Bernard Goldberg has a piece in Opinion Journal in which he examines Mike Wallace’s interview with Ahmadinejad. He concludes that Mike Wallace missed an opportunity to do an accurate profile on the real Ahmadinejad, but instead, allowed the Iranian president, who is very media savvy unlike previous Iranian leaders, to get his message, obviously steeped in American liberalism, to the American people:
In fact you got the impression that Mr. Ahmadinejad, unlike the ayatollah, was talking right past Mike and straight to the American people. He had a message to deliver, and he was going to deliver it no matter what Mike wanted to talk about. So the president of Iran told us what a shame it was that 1% of the American people are in prison. And how unfortunate it was that 45 million Americans don’t have health-care insurance. “That,” he said, “is very sad to hear.” You just know that every liberal tuned in to “60 Minutes” was nodding in agreement. “He’s not such a bad guy, after all,” they were probably thinking. “So much more reasonable–and intelligent–than Bush.”
In fact, instead of seeming like a modern Hitler (a not unreasonable comparison, given that one wanted to exterminate all the Jews while the other wants to wipe Israel off the map), Mr. Ahmadinejad came across as, well, a fairly typical, run-of-the-mill liberal. I listened carefully as he laid out his position on the war in Lebanon and on the Bush policy in Iraq, and I could not detect any significant difference between his views and those held by a lot of blue-state liberals, especially the liberal intellectuals on our college campuses. “Killing innocents is reprehensible,” he told Mike Wallace. “Why are Americans killing Iraqis?” he asked. Hey, I just heard the same thing on Air America.
Bernard Goldberg also points out what was missing from Wallace’s interview with the Iranian leader:
They should have found some people who know the real Mahmoud Ahmadinejad–not the made-for-television, Mr. Rogers version. They should have found some people to fill in the blanks; people who could paint an alternative picture of this man. They should have rounded up a few Iranians living in exile–the ones who must have been throwing shoes at their television sets during the interview–and asked them what really makes him tick.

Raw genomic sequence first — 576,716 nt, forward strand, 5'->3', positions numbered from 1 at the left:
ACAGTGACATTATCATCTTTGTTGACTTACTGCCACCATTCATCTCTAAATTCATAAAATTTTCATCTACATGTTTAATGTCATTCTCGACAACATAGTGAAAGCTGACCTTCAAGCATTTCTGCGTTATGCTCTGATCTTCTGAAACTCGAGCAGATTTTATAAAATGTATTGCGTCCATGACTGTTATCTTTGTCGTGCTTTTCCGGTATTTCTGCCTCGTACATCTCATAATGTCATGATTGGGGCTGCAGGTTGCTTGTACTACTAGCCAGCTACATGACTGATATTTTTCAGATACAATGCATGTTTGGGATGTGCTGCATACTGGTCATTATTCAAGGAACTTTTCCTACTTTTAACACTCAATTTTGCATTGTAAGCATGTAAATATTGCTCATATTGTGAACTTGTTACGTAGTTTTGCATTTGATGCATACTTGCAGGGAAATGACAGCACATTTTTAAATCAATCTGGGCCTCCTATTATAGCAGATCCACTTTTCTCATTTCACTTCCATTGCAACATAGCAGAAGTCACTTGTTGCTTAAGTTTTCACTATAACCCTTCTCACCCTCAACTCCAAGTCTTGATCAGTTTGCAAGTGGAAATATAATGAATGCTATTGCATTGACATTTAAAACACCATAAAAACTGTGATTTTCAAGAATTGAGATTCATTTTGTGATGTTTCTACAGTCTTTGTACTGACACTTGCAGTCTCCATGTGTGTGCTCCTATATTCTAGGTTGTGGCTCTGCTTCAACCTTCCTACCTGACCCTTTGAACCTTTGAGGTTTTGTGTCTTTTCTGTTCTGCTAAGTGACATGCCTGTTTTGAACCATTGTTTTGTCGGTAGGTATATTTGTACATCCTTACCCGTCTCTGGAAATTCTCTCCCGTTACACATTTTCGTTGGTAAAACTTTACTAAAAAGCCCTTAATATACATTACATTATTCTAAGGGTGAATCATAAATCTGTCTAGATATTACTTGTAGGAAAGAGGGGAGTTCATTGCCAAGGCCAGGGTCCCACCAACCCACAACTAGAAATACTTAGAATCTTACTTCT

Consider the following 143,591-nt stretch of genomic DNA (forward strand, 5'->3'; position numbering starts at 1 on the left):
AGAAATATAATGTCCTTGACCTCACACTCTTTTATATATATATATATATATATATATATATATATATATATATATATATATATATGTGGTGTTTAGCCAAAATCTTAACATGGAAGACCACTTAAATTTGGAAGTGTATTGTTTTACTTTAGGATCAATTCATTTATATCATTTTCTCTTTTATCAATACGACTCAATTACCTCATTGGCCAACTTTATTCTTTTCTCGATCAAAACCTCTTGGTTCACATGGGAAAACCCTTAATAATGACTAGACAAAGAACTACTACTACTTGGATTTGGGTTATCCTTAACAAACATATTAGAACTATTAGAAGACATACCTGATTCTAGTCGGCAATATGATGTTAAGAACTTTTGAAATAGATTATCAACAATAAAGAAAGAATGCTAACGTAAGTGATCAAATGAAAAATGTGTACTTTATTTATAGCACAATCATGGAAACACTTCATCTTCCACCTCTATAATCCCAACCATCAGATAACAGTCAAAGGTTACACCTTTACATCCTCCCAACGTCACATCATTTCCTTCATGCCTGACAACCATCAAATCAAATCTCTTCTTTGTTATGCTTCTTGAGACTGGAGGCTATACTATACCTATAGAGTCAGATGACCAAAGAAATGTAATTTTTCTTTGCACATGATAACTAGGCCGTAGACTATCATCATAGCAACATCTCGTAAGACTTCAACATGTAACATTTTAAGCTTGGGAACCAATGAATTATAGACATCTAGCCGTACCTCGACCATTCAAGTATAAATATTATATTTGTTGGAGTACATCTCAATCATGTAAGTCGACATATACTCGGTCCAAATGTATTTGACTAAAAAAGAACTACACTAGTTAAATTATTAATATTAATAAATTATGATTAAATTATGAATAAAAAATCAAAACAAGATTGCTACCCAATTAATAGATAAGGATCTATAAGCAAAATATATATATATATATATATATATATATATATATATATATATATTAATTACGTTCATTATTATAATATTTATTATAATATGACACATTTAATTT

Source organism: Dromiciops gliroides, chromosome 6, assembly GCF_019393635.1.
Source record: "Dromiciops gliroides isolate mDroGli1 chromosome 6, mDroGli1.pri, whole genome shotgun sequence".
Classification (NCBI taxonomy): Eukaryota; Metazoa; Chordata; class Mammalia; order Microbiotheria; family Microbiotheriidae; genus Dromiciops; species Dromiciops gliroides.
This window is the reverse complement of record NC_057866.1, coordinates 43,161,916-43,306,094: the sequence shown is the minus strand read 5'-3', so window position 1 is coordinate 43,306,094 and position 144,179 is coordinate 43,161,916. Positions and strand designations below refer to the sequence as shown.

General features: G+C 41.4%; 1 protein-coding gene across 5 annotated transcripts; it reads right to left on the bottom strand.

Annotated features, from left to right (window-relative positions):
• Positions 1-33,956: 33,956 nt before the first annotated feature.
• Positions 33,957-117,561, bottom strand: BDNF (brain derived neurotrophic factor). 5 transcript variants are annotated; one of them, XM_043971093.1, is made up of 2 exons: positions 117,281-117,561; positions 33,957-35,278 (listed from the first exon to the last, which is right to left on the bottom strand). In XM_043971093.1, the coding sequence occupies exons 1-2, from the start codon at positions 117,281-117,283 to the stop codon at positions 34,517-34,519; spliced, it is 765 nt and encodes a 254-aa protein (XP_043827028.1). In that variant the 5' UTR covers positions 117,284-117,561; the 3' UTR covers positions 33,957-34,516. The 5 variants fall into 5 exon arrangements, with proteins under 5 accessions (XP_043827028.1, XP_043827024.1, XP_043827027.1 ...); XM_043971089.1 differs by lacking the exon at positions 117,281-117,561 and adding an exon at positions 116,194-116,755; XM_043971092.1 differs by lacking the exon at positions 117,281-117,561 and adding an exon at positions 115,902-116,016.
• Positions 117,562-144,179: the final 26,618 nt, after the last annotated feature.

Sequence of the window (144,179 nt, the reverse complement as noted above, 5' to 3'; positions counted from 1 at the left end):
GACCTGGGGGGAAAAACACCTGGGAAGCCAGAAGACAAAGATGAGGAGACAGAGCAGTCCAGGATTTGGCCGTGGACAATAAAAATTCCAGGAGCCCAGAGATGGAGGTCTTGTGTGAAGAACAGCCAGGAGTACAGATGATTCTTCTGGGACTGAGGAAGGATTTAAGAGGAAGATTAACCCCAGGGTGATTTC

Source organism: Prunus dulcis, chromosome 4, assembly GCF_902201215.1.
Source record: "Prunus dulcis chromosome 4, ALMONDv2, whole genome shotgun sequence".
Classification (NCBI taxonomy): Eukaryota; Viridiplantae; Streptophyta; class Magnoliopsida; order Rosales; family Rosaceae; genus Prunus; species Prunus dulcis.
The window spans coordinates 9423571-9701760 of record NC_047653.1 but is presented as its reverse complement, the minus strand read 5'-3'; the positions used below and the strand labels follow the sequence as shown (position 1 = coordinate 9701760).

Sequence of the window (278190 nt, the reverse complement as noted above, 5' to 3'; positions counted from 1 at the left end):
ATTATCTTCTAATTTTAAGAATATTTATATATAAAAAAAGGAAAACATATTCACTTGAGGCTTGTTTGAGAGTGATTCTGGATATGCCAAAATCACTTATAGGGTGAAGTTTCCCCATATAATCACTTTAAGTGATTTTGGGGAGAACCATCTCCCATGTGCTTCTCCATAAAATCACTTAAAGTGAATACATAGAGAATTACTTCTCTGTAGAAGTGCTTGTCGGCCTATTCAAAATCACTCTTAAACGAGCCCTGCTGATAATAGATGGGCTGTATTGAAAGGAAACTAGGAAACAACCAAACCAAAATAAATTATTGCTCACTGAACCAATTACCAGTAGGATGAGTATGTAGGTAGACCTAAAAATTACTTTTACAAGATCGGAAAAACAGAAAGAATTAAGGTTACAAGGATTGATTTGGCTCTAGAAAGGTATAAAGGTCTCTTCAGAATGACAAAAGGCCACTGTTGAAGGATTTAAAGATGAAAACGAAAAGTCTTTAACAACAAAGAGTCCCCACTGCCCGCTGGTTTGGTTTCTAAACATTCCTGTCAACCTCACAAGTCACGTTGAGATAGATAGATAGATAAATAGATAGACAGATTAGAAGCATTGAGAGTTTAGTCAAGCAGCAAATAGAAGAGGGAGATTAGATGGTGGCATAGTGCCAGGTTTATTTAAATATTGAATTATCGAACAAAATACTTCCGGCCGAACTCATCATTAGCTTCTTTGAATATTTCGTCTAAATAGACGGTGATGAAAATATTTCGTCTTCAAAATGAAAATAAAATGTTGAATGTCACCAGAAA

But there were no exiles in the piece. No Israelis, either. Nor were there any historians, people who would have been able to say that Mr. Ahmadinejad is not the first leader of an undemocratic country to speak in platitudes about how much he longs for peace, justice and fairness. Read “Berlin Diary,” by William L. Shirer, who along with Ed Murrow covered World War II for CBS News, and you’ll learn that Hitler spoke the same way.
Wallace offered us only a puff piece. It was an opportunity for Ahmadinejad to portray himself as a reasonable man, not the lunatic he really is: a man who wants to bring about world catastrophe so as to usher in the return of the 12th Imam. So, like Nic Roberton of CNN, Mike Wallace was used as a propaganda tool.
Update: Allah at Hot Air has some video of Mike Wallace and Ahmadinejad “acting like an old married couple.”
Update II: Dennis Prager takes a look at Mike Wallace’s interview with Ahamdinejad and comes to the conclusion that, after having sent Dan Rather to Iraq to interview Saddam Hussein and now Mike Wallace to Iran, CBS should be renamed the Communication for Barbarians Service.